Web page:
I have a configuration on a Cisco C897VA-K9 router that has a built in DSL modem. It has a simple internet connection via VDSL. There is a VPN configured on the device, that connects back to our main office. In order to have a reliable QoS configuration, I have to make sure the WAN Link is not overutilized at any time. The VDSL2 link has asymetric speeds. I have 41'582 Kbit/s download and 7'719 Kbit/s upload. I have a script that reads the synchronized upload speed, takes 80% of the bandwidth and configured this on a service policy that is then applied to the Dialer interface.

policy-map QOS_OUT
 class class-default
  shape average 6175200   
   service-policy QOS_OUT_CHILD

interface Dialer1
 service-policy output QOS_OUT

So i can manage the upload well. Problem is the download. Best practice would be, to limit the output on the LAN interface to make sure, the WAN link is not overutilized. Problem here is, that there are two LAN interfaces that could draw bandwidth from the WAN. How do I do that?

policy-map QOS_OUT
 class class-default
  shape average 33265600
   service-policy QOS_IN_CHILD

interface Vlan5
 description LAN Interface1 for VPN
 ip vrf forwarding VRFA
 ip address
 service-policy output QOS_OUT

interface Vlan6
 description LAN Interface2 for Internet
 ip vrf forwarding VRFB
 ip address
 service-policy output QOS_OUT

So in this configuration, both Vlan interfaces could take 33 Mbit/s, therefore overutilizing the WAN link. What i could do, is divide the bandwidth by two. Issue here is, if interface Vlan5 is not utilized, Vlan6 can only take 40% of the total WAN bandwidth. This is an ugly solution. Is there some other approach where I can solve this? I did not post the configuration of the child policies, as the question only concerns the bandwidth part.

  • Did any answer help you? If so, you should accept the answer so that the question doesn't keep popping up forever, looking for an answer. Alternatively, you could post and accept your own answer.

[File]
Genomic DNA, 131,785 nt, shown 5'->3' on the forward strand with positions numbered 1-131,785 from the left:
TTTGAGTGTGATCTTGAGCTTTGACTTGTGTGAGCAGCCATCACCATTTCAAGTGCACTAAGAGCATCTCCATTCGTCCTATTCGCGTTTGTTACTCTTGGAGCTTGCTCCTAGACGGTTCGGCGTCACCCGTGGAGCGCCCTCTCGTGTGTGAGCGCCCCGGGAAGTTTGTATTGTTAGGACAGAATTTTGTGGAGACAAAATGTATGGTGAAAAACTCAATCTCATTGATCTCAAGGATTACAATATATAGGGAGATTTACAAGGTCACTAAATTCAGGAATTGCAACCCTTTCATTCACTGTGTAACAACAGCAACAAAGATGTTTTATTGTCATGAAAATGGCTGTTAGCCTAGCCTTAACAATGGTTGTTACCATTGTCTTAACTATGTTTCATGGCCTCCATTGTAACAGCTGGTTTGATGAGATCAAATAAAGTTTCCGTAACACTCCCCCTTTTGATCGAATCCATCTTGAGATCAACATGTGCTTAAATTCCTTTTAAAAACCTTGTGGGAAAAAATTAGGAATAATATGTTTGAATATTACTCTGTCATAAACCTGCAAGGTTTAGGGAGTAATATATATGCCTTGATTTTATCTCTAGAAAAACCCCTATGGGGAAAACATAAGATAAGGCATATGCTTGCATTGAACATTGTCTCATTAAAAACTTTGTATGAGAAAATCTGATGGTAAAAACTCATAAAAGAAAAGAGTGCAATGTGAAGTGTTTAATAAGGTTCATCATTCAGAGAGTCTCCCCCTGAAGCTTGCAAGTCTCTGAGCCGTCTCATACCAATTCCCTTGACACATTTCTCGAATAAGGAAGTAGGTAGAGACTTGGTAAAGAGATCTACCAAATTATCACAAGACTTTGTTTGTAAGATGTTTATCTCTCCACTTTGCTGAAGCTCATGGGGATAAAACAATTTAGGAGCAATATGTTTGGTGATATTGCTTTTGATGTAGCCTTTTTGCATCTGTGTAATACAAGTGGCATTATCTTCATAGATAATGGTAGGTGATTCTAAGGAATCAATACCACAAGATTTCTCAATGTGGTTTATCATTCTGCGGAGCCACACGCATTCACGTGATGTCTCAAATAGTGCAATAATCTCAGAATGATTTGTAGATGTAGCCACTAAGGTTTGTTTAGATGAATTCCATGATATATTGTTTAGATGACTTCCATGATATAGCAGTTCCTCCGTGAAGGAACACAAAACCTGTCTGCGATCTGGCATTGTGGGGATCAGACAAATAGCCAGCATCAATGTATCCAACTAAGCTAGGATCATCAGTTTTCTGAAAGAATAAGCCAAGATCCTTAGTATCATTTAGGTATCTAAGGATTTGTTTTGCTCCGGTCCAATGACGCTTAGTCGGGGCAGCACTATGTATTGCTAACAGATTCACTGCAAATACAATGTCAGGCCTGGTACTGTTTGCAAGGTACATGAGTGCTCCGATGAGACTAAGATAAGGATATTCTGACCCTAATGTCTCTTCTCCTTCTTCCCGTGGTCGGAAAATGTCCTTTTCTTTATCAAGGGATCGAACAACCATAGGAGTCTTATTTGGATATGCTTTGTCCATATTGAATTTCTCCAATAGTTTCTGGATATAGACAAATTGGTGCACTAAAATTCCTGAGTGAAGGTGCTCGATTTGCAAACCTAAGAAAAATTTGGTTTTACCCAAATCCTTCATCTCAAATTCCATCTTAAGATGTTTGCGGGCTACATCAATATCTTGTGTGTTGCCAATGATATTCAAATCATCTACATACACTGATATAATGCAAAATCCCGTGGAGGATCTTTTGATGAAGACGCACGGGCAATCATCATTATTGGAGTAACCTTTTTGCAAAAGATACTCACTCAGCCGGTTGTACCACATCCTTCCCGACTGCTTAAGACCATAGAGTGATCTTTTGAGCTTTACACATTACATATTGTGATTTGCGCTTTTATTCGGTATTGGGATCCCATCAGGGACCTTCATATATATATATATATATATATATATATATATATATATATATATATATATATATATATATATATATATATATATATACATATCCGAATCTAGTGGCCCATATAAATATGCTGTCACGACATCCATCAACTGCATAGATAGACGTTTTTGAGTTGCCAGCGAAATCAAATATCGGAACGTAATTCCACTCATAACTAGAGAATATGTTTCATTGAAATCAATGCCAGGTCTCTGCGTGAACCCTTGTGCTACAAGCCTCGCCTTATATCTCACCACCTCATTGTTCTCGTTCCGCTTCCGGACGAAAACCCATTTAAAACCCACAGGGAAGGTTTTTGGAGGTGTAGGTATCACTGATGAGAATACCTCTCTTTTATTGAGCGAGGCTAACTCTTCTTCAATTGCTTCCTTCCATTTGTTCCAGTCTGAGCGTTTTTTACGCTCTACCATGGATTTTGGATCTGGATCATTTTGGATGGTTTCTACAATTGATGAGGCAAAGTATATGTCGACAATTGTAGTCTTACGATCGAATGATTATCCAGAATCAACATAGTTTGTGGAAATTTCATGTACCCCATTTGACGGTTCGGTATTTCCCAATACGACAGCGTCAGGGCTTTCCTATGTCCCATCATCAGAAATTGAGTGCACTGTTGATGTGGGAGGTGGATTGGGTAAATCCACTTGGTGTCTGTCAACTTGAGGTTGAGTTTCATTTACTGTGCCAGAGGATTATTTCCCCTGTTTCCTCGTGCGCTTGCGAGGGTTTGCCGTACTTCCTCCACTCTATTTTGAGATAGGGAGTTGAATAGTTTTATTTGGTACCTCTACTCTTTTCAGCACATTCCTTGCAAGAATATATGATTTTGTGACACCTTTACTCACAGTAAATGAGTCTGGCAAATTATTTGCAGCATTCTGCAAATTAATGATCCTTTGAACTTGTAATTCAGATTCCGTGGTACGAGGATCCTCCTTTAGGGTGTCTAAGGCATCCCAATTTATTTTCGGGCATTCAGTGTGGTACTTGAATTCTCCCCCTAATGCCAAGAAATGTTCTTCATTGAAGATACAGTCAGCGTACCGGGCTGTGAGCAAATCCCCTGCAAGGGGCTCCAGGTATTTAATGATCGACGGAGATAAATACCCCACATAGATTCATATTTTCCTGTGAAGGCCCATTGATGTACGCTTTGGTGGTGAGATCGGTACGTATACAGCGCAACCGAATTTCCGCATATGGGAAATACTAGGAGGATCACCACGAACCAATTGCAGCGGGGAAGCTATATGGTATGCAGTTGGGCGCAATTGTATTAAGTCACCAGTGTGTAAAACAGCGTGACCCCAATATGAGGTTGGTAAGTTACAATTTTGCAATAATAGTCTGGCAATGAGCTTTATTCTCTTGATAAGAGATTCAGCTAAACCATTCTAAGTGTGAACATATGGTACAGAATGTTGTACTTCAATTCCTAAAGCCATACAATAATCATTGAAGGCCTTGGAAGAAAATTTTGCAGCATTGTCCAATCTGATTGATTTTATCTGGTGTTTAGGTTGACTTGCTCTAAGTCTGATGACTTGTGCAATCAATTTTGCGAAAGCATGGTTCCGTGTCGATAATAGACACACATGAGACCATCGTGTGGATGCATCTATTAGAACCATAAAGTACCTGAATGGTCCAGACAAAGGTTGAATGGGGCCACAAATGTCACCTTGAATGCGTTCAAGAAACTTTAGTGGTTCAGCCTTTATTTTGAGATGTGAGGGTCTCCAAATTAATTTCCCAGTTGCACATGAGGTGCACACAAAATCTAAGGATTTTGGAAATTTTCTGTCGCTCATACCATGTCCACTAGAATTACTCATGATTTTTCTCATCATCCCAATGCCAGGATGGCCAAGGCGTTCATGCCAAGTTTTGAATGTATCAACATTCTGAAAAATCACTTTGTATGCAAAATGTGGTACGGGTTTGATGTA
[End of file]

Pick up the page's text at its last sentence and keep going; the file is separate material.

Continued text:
– Ron Maupin
    Dec 21, 2020 at 3:14

1 Answer 1


I think you're limited by physics, more than IOS commands. When you say you're shaping the bandwidth to 80%, in reality you are buffering higher bursts and then metering them out at the desired rate. That works fine for upload, but for download there's a problem:

If you buffer large download bursts, you still exceed your utilization on the WAN -- you just buffer it in your router and meter it out to the local LANs. In other words, you've already used the WAN bandwidth to get the traffic into your buffer so you can apply your policy. The only real solution is to apply the policy on the other side of your WAN link.

That may be impractical with an Internet connection, which leads me to my second point: what are you really going to accomplish by limiting your download bandwidth? Unless the far end buffers traffic bursts, all you're doing is lowering your bandwidth to 80% of what you're paying for. The available bandwidth is already limited by the carrier. You're just putting another lower limit on that. The 20% you don't use is money wasted.

The whole idea of shaping is to buffer bursty traffic so you don't lose it. Unless you shape before you put the traffic on the WAN, you accomplish nothing.

One more minor point: even if what you wanted were possible, you have the policies on your VLAN interface in the wrong direction. Input mean traffic coming into the VLAN interface from the local LAN. That would be upload traffic on the WAN.

  • "If you buffer large download bursts, you still exceed your utilization on the WAN" - True. So I would use policing instead of shaping i guess. The Idea of limiting the bandwidth to 80% is just to have some "padding" if some bursts come in.
    – Mario Jost
    Jun 18, 2020 at 5:54
  • "what are you really going to accomplish by limiting your download bandwidth" The idea is that, if a voice packet arrives at the WAN interface (incoming) via VPN, it should not get dropped because of some HTTP download eating all the bandwidth at the same time. I dont have control over the internet, so i cannot make sure my packets dont get dropped. So my only alternative is, to prevent congestion on the WAN link in both directions.
    – Mario Jost
    Jun 18, 2020 at 5:57
  • I don't know how well policing would work, but you would create a new class for TCP, and police it at 80% of the bandwidth. The default class has no restrictions. Apply the policy to the INPUT of the WAN interface. You may have to adjust the percentage to get the performance you want.
    – Ron Trunk
    Jun 18, 2020 at 16:42

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